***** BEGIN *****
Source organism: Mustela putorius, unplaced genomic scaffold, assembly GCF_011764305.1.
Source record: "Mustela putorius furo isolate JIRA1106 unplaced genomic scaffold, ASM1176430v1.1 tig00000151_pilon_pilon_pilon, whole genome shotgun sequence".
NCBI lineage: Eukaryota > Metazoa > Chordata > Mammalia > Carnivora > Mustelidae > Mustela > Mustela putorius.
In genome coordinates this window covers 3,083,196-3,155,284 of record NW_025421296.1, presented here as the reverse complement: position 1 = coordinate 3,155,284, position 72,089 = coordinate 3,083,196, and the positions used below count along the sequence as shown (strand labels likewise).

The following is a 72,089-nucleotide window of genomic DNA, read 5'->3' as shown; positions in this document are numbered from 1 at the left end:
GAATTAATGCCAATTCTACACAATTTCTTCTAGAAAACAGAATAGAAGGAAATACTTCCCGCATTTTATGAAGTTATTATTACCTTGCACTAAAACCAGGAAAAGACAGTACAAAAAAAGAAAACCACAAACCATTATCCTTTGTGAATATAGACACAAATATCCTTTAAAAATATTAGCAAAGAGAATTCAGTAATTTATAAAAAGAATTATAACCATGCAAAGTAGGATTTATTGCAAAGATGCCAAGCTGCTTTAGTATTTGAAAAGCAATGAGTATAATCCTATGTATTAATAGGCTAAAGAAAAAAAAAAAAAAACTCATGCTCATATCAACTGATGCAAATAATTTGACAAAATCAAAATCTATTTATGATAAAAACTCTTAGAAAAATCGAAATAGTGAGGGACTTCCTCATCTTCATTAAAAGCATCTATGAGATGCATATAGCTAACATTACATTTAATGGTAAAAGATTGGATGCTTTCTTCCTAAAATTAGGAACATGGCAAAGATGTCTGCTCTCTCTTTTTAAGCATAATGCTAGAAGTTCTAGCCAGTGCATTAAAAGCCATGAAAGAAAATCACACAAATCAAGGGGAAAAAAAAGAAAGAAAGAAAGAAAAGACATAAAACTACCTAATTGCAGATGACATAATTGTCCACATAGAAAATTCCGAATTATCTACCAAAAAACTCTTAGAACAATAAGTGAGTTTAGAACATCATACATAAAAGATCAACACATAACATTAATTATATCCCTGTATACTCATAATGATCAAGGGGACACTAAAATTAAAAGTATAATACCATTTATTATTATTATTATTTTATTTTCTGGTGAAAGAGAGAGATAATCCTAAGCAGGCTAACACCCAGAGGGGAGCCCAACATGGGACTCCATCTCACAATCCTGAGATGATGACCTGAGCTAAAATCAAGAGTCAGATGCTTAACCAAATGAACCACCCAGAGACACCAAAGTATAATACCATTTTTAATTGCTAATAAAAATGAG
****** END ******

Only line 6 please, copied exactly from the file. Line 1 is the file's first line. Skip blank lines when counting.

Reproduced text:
GAATTAATGCCAATTCTACACAATTTCTTCTAGAAAACAGAATAGAAGGAAATACTTCCCGCATTTTATGAAGTTATTATTACCTTGCACTAAAACCAGGAAAAGACAGTACAAAAAAAGAAAACCACAAACCATTATCCTTTGTGAATATAGACACAAATATCCTTTAAAAATATTAGCAAAGAGAATTCAGTAATTTATAAAAAGAATTATAACCATGCAAAGTAGGATTTATTGCAAAGATGCCAAGCTGCTTTAGTATTTGAAAAGCAATGAGTATAATCCTATGTATTAATAGGCTAAAGAAAAAAAAAAAAAAACTCATGCTCATATCAACTGATGCAAATAATTTGACAAAATCAAAATCTATTTATGATAAAAACTCTTAGAAAAATCGAAATAGTGAGGGACTTCCTCATCTTCATTAAAAGCATCTATGAGATGCATATAGCTAACATTACATTTAATGGTAAAAGATTGGATGCTTTCTTCCTAAAATTAGGAACATGGCAAAGATGTCTGCTCTCTCTTTTTAAGCATAATGCTAGAAGTTCTAGCCAGTGCATTAAAAGCCATGAAAGAAAATCACACAAATCAAGGGGAAAAAAAAGAAAGAAAGAAAGAAAAGACATAAAACTACCTAATTGCAGATGACATAATTGTCCACATAGAAAATTCCGAATTATCTACCAAAAAACTCTTAGAACAATAAGTGAGTTTAGAACATCATACATAAAAGATCAACACATAACATTAATTATATCCCTGTATACTCATAATGATCAAGGGGACACTAAAATTAAAAGTATAATACCATTTATTATTATTATTATTTTATTTTCTGGTGAAAGAGAGAGATAATCCTAAGCAGGCTAACACCCAGAGGGGAGCCCAACATGGGACTCCATCTCACAATCCTGAGATGATGACCTGAGCTAAAATCAAGAGTCAGATGCTTAACCAAATGAACCACCCAGAGACACCAAAGTATAATACCATTTTTAATTGCTAATAAAAATGAG